Over the course of 2020, the federal government spent a massive amount trying to deal with the economic fallout of the pandemic. Republicans and Democrats agreed that in the face of crisis, America needed to put the fire out first, worry about all the water they were using later. But in 2021, people are beginning to worry about these giant costs, especially coming on top of the existing federal debt. Republicans say it’s a looming problem, Democrats say that’s just an excuse to oppose progressive priorities. So who’s right? Or do they maybe both have a point? Manhattan Institute budget expert Brian Riedl explains in this edited transcript.
The Senate is about to use a trick called “reconciliation” to pass Joe Biden’s Covid relief bill. Many Democrats want to go further and use this arcane rule to pass all kinds of policies that would never otherwise make it through – a rise in the minimum wage, climate policies, infrastructure, etc. But Tori Gorman, a budget expert at the Concord Coalition, says that might be a big mistake.
The Associated Press (AP) is reporting this morning that President Donald Trump has told lawmakers in Congress that he will allow the federal government to shut down before signing a spending bill like the one that he signed into law in March.
The military parade that President Donald Trump wants to stage, likely in Washington, would cost U.S. taxpayers up to $30 million, the White House budget chief said on Wednesday in remarks on the administration's fiscal 2019 spending plan.
The U.S. Senate adjourned on Thursday until 12:01 a.m. EST (0500 GMT) without approving a budget deal. The current temporary measure funding the U.S. government expires at midnight.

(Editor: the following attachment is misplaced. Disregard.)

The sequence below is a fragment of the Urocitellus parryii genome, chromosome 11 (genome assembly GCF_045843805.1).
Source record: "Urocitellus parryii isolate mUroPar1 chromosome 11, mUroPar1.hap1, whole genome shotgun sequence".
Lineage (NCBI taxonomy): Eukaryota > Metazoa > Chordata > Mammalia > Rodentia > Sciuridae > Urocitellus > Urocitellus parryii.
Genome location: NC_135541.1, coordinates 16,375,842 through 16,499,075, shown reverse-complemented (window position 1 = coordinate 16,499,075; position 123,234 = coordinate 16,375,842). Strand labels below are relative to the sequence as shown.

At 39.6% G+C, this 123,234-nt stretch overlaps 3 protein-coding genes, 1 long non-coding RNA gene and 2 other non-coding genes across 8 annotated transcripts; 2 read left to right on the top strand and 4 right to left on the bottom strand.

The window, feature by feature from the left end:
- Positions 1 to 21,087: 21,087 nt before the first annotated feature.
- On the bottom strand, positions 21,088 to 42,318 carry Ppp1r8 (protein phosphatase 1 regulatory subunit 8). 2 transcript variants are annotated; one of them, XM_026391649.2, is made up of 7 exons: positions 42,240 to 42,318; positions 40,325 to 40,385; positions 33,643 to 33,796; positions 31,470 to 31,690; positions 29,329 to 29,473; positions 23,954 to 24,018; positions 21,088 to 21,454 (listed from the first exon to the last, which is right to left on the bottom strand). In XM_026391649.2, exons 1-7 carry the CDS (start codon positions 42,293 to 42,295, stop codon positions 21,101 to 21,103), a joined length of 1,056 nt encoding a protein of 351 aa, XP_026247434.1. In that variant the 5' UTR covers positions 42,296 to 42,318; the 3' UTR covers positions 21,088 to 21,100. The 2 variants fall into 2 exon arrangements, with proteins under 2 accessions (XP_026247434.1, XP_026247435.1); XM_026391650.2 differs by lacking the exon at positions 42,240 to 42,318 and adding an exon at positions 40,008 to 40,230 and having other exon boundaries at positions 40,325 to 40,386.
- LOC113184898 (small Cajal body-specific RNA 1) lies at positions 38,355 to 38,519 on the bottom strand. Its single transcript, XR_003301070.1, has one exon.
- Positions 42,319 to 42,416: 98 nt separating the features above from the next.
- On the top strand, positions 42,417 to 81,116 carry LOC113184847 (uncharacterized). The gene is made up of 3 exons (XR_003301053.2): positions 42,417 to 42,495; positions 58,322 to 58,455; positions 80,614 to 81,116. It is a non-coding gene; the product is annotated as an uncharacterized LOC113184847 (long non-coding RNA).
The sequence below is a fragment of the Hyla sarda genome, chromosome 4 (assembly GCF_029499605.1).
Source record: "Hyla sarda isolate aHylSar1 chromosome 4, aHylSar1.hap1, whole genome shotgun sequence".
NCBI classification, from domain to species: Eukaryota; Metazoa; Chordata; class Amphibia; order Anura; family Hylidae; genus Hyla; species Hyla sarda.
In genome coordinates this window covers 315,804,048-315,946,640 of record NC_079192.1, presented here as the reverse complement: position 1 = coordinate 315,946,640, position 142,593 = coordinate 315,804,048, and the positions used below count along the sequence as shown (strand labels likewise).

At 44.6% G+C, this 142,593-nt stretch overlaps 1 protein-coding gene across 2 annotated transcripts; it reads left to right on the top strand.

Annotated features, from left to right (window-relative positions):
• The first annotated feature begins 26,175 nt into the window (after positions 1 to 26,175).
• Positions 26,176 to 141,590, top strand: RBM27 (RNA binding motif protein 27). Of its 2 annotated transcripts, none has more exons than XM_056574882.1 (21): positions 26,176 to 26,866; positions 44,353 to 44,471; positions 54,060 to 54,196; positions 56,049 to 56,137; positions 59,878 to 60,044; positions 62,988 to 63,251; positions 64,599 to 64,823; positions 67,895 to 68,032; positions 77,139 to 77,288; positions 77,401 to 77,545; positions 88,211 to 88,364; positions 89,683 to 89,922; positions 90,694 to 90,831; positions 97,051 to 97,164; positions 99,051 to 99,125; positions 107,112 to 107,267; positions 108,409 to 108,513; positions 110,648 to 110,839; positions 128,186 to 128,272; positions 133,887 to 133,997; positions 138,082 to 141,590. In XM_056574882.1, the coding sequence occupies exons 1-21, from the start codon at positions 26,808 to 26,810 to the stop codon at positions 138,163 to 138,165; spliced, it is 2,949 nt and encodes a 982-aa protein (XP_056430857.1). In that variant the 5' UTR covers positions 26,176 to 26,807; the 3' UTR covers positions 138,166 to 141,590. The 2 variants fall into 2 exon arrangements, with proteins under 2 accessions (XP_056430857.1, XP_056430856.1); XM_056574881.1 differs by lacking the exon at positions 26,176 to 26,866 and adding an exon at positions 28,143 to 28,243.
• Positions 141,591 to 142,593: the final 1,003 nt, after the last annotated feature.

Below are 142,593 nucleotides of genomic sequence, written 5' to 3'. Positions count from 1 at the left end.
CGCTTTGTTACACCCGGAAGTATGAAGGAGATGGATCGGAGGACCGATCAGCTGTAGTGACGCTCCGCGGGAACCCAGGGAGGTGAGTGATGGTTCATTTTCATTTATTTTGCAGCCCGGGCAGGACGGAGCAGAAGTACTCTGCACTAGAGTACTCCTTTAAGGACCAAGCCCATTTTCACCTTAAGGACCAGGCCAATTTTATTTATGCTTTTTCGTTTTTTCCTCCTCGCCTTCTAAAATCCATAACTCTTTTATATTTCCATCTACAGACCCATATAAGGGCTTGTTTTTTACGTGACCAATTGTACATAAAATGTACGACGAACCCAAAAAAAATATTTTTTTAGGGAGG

What's obvious is that Republicans don't truly care about the deficit – they never have. Instead, they use it as a political football to get some cable news coverage or boost their poll numbers in an election year.
U.S. lawmakers may have to pass another stop-gap spending bill in order to keep the federal government operating Dec. 8 when existing money runs out, U.S. House Speaker Paul Ryan told reporters on Tuesday.
The colossal failure of Donald Trump and Republicans to agree on a plan to repeal and replace the Affordable Care Act is already having wide-ranging effects.
Americans are more worried about the environment than they ever have been – just in time for Trump to gut climate funding.
It turns out that Ryan is also failing, and failing big time, when it comes to even the smallest of efforts to pass a budget and restore some semblance of an image that the House is doing its job. After weeks of delay, with a looming April 15 deadline, Ryan is looking at a fractured House hijacked by extremists who are dismantling the normal course of business yet again.
The CBO put the deficit for the just ended fiscal year at 2.4% of GDP, below 50-year average.
The two leading candidates for House speaker are mirror images and both will dutifully follow the Ted Cruz shut-down-the-government agenda
The ghosts of chaos past are haunting the House as Republicans are desperately trying to navigate around their own sequestration level spending caps in order to appease the war hawks in their party.
House Republicans saw their budget dreams go up in smoke as President Obama is already signaling that he will veto the unpopular, but freshly passed House budget.
Whatever the reason, the so-called compromise appropriations bill is an affront to the American people, and revealed that many Democrats are what Howard Dean labeled "Republican-lite."
Republicans are going for the full monty of childish behavior. Gone are the real policy complaints. Now they stand naked before the nation demanding cuts to Michelle Obama's healthy school lunch program.
Boehner's phony indignation targeting conservative groups he bent over backwards serving over the past three years did not have an ounce of truth or credibility.
it was fairly clear by the giddy-ass grin on Paul Ryan's face that Senator Murray likely did all the compromising to agree that an austerity budget defying sane economic comprehension.
Americans will discover in the next week the only hazard to their health is Republicans on a crusade to see which faction can cause the most damage to the people and the nation.
Instead of killing jobs, employers expect to increase the number of full-time employees by nearly 2% over the next year as key parts of the ACA go into effect.